Tests that you are already performing could also help diagnose PH in patients with ILD

Consider the following recommendations, which include those provided by the 2018 World Symposium on Pulmonary Hypertension1-6*:


Suspect PH-ILD when patient
presents with:

Signs and symptoms out of
proportion to lung

  • Low DLCO (<30%-40%)
  • Poor 6MWT Results
    • Low 6MWD
    • Excessive desaturation or dyspnea
    • Impaired HR recovery

Signs of right ventricular strain or failure2,4,5

  • Elevated BNP or NT-proBNP
  • PA:A ratio >0.9 (CT)


Support your suspicion of PH-ILD with:


  • Elevated RVSP (>45-50 mm Hg)
  • Signs of right ventricular dysfunction


Confirm PH-ILD with:

Right heart catheterization2

Hemodynamic definition6

  • mPAP ≥25 mm Hg
  • PAWP ≤15 mm Hg
  • PVR >3 WU

PH is generally associated with an elevated BNP or NT-proBNP, a lower DLCO, and diminished exercise capacity.2 

Start regular screening of patients with ILD to identify mild to moderate PH-ILD before it can impact prognosis.

View the efficacy data for TYVASO® to see how it can help your patients with PH-ILD.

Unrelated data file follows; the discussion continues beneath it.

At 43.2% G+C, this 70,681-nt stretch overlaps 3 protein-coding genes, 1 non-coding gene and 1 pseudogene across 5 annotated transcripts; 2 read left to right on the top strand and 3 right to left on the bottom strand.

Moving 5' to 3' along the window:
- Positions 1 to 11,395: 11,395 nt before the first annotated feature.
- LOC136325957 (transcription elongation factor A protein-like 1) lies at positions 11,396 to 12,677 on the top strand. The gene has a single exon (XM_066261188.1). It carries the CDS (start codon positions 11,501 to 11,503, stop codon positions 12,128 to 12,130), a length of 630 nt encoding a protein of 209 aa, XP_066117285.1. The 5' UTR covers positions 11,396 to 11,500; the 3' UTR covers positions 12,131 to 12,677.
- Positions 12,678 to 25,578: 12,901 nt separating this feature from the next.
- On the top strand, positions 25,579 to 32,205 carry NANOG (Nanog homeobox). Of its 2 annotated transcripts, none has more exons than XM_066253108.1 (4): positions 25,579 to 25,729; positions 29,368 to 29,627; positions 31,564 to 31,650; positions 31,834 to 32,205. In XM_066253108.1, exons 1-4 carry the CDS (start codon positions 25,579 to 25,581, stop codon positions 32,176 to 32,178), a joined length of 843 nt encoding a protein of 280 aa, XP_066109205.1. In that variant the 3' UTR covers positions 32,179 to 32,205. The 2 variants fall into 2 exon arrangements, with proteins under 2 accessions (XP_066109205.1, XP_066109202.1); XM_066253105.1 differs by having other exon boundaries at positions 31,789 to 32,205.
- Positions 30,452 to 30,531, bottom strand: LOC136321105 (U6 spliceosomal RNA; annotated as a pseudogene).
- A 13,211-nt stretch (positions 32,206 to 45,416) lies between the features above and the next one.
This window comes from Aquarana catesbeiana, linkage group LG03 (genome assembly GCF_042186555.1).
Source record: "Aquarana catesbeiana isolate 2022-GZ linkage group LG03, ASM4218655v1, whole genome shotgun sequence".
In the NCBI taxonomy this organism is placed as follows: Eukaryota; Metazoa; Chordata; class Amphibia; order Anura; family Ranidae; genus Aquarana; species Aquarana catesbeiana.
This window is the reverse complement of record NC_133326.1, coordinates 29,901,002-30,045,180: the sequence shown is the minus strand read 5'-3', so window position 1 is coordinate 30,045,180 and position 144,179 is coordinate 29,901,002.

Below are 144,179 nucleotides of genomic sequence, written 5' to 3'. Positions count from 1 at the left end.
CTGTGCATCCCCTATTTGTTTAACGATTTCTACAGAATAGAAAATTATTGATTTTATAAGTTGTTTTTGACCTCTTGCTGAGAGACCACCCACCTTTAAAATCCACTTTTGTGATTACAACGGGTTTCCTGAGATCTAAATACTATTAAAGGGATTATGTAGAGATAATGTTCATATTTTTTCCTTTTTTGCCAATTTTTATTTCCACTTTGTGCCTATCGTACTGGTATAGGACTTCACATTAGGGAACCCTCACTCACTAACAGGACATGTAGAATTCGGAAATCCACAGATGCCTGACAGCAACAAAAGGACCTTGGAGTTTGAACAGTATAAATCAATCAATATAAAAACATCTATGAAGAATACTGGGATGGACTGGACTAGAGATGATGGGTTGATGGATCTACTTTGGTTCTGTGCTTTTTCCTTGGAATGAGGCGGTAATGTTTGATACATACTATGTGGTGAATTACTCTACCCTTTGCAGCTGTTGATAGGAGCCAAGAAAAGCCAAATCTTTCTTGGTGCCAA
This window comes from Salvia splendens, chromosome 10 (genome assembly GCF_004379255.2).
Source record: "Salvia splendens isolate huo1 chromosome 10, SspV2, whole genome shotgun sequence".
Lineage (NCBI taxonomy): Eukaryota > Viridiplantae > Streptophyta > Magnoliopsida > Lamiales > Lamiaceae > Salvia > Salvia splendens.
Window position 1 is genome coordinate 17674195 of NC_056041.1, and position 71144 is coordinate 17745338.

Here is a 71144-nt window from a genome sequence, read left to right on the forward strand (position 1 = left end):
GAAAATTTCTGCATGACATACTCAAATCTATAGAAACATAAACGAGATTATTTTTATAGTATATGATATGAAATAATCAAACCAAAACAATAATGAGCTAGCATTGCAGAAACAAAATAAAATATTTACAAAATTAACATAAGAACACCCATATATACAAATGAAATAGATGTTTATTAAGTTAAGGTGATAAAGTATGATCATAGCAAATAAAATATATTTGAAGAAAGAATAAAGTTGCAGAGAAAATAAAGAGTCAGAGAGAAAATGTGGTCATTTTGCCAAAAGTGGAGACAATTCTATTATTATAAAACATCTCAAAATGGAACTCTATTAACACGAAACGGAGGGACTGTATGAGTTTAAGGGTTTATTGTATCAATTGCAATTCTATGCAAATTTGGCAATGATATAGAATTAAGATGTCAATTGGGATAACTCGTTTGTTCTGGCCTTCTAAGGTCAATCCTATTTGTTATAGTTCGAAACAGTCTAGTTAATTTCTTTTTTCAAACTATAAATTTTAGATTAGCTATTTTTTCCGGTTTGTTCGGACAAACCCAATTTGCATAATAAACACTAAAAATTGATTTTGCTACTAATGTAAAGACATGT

*United Therapeutics does not provide medical advice.

The 2018 World Symposium on Pulmonary Hypertension proposed a cutoff for mPAP of >20 mm Hg.6


6MWD=6-minute walk distance; BNP=B-type natriuretic peptide; CT=computed tomography; DLCO=diffusing capacity of the lung for carbon monoxide; ECG=electrocardiogram; HR=heart rate; ILD=interstitial lung disease; mPAP=mean pulmonary arterial pressure; NT-proBNP=N-terminal pro−B-type natriuretic peptide; PA:A ratio=pulmonary artery to aorta ratio; PAWP=pulmonary arterial wedge pressure; PH=pulmonary hypertension; PH-ILD=pulmonary hypertension associated with interstitial lung disease; PVR=pulmonary vascular resistance; RVH=right ventricular hypertrophy; RVSP=right ventricular systolic pressure; WU=Wood units.